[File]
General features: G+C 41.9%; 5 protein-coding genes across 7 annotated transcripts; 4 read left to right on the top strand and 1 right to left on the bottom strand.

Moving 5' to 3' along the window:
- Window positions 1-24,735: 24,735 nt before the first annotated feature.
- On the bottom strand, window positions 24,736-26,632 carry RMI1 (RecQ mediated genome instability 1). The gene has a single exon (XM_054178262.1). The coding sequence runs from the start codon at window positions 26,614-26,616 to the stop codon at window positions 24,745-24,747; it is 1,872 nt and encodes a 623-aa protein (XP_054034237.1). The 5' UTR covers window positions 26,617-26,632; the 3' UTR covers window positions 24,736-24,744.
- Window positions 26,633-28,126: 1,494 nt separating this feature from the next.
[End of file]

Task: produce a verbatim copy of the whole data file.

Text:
General features: G+C 41.9%; 5 protein-coding genes across 7 annotated transcripts; 4 read left to right on the top strand and 1 right to left on the bottom strand.

Moving 5' to 3' along the window:
- Window positions 1-24,735: 24,735 nt before the first annotated feature.
- On the bottom strand, window positions 24,736-26,632 carry RMI1 (RecQ mediated genome instability 1). The gene has a single exon (XM_054178262.1). The coding sequence runs from the start codon at window positions 26,614-26,616 to the stop codon at window positions 24,745-24,747; it is 1,872 nt and encodes a 623-aa protein (XP_054034237.1). The 5' UTR covers window positions 26,617-26,632; the 3' UTR covers window positions 24,736-24,744.
- Window positions 26,633-28,126: 1,494 nt separating this feature from the next.